Brussels blinks in legal row with Sarkozy over Roma expulsion
Thursday 30 September 2010
The European Commission yesterday attempted to avoid a collision with one of the most powerful EU states by taking only limited action against France following its expulsions of Roma gypsies.
After a lengthy and stormy meeting of the Brussels executive, the 27 commissioners tried to avoid an ugly further confrontation with President Nicolas Sarkozy by postponing immediate legal action on the Roma issue itself. Instead, Brussels will send a warning letter on a secondary issue: France’s failure to transpose all EU rules on free movement of European citizens into French law.
To the annoyance of some commissioners, and at the insistence of the Commission President, Jose Manuel Barroso, a threat of legal action against France for mass expulsions of Roma from eastern Europe was postponed. Instead, the Commission will send a letter to Paris seeking further “clarifications” of its Roma policy.
On the more academic point of the inadequacies of French laws on free movement, the Commission threatened to take legal proceedings within one month which could end in the European Court of Justice in Luxembourg. Although this is embarrassing for France, it is nothing like the humiliation of a direct Brussels action against its deportation of Roma. President Sarkozy can reasonably claim a victory.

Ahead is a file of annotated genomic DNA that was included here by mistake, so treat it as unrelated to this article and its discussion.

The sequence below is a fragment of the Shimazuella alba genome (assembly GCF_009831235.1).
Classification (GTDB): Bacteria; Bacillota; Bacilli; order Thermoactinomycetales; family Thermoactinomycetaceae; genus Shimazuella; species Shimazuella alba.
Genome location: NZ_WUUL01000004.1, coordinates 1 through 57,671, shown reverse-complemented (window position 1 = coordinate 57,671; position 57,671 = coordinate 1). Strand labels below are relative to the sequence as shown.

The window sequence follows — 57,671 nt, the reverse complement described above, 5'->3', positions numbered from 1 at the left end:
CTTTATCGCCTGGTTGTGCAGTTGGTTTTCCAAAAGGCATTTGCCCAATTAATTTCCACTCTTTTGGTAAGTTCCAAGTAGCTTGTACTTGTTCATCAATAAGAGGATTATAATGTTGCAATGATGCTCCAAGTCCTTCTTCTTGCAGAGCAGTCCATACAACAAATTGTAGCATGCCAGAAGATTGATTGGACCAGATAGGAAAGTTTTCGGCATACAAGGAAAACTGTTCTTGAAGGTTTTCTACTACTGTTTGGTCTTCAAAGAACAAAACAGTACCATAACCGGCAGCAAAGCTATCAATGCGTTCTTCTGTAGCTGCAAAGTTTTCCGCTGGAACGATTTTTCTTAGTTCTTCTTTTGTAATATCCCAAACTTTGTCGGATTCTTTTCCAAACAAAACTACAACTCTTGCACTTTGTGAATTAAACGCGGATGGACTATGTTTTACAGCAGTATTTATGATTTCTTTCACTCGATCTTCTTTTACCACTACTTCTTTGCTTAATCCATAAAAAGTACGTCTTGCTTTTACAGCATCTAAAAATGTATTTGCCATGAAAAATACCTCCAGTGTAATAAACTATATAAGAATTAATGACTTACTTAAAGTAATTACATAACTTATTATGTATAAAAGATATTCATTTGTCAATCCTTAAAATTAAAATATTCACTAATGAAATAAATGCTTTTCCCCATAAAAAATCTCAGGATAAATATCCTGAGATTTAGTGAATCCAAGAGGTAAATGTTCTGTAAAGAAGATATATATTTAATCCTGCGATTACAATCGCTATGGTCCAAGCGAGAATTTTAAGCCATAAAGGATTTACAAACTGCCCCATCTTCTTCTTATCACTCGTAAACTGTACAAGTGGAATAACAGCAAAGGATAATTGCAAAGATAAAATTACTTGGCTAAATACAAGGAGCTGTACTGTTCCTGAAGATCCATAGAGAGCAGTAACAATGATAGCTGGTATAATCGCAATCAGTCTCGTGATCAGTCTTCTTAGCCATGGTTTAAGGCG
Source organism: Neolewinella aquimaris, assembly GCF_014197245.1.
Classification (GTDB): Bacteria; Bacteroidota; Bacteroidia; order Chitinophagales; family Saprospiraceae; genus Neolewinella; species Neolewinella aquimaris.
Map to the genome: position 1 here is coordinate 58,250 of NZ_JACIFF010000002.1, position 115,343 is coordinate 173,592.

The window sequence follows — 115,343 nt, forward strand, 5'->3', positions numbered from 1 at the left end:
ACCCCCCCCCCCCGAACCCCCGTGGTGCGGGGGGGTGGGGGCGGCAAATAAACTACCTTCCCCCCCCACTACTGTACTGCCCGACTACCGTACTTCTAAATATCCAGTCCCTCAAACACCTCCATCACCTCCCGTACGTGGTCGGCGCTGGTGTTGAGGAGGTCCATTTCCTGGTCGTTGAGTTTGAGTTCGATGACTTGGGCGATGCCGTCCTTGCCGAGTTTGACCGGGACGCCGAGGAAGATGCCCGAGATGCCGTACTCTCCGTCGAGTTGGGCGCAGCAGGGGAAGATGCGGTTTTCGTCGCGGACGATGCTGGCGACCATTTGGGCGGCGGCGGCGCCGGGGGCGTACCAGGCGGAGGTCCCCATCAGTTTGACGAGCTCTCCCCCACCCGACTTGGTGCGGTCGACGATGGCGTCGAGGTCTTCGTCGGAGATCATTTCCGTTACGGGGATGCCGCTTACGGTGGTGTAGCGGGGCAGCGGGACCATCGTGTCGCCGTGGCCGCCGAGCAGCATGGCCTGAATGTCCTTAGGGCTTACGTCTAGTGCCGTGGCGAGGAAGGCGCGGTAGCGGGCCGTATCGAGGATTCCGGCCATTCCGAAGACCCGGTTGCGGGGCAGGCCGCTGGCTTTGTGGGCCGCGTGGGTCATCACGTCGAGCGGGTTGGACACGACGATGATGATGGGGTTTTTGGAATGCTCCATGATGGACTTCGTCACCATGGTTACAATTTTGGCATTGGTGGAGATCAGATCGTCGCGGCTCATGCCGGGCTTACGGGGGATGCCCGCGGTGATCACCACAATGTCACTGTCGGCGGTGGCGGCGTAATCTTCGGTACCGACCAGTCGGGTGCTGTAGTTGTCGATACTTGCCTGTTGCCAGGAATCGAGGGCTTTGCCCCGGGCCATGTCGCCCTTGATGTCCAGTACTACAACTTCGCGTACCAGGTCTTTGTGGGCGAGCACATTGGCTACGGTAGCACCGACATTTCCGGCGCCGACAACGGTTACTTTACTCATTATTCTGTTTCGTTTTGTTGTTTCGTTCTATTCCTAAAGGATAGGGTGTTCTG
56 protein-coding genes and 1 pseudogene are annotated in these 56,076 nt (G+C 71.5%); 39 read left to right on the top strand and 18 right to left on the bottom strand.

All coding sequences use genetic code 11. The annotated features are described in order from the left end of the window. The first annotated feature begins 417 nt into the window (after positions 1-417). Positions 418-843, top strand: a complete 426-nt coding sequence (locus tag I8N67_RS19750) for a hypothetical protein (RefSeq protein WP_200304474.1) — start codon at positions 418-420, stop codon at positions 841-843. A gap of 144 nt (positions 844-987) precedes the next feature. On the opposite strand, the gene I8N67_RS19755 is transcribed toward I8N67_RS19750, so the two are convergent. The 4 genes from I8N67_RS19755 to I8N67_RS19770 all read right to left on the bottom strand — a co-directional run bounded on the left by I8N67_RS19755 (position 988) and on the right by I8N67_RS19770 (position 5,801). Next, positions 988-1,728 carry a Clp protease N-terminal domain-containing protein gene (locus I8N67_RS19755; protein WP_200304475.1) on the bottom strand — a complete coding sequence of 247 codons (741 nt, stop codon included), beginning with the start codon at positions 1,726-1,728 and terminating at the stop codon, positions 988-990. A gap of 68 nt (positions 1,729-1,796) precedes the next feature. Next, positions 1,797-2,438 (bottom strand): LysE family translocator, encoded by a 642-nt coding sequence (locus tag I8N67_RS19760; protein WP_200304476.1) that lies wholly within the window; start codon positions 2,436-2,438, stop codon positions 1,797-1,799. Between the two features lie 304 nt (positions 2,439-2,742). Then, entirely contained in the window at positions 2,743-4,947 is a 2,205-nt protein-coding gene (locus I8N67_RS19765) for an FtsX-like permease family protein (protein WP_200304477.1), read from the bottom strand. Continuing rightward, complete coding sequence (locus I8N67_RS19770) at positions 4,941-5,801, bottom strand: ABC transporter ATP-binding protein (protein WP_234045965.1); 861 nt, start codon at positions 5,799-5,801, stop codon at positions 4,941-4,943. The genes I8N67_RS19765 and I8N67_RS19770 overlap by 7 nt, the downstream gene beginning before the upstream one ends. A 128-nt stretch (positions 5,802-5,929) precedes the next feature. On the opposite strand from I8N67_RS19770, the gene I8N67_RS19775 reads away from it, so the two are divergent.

Since the beginning of the year France has sent home, by force or with a Euros 300 voluntary payment, over 8,000 Roma who have exercised their limited EU free movement rights to migrate from Romania or Bulgaria. Since early August, almost 100 illegal Roma camps have been bulldozed as part of a high-profile campaign ordered by President Sarkozy in person in a speech in Grenoble in late July.
France insists that it has a right to expel jobless Roma who stay for longer than three months or to deport any EU citizens who become a threat to public order. Paris insists, despite Mr Sarkozy’s speech targeting the Roma, that it is not going after an entire ethnic group. Such a policy would directly infringe EU free movement law.
President Sarkozy was drawn into an unseemly slanging match with Brussels last week after a leaked government circular suggested that there was an official French policy to make a public spectacle of dismantling Roma camps. The circular spoke on nine different occasions of Roma expulsions as a “priority” and ordered officials to notify the interior ministry in advance of any “large” mediagenic clearances of Roma sites.
After this embarrassing leak, the European juistice commissioner Viviane Reding, accused Paris of lying and compared the French campaign against the Roma to Nazi behaviour during the Second World War. In angry exchanges at an EU summit last Wednesday, President Sarkozy accused Ms Reding of “insulting” and “wounding” France.
By turning defence into furious attack, the French president evidently hoped to play to anti-Brussels feeling at home and to discourage the Commission from taking formal legal action. France later sent a letter expaining that the leaked circular had been a “mistake” and had been withdrawn. There was no question of Roma being targeted as an ethnic group, Paris said. Only individual Roma found to be a threat to public order would be expelled.
On this basis, Mr Barroso argued yesterday for a period of reflection and calm. Ms Reding wanted tougher action against France but eventually agreed to give way.
After meeting for more than two hours, the EU executive decided to send a warning letter in one month on the compatability of EU and French free movements laws. On the more inflammatory Roma question, the Commission decided to “send a formal notification letter with a number of detailed questions ... with a view to make sure there is legal certainty” about what France is doing.
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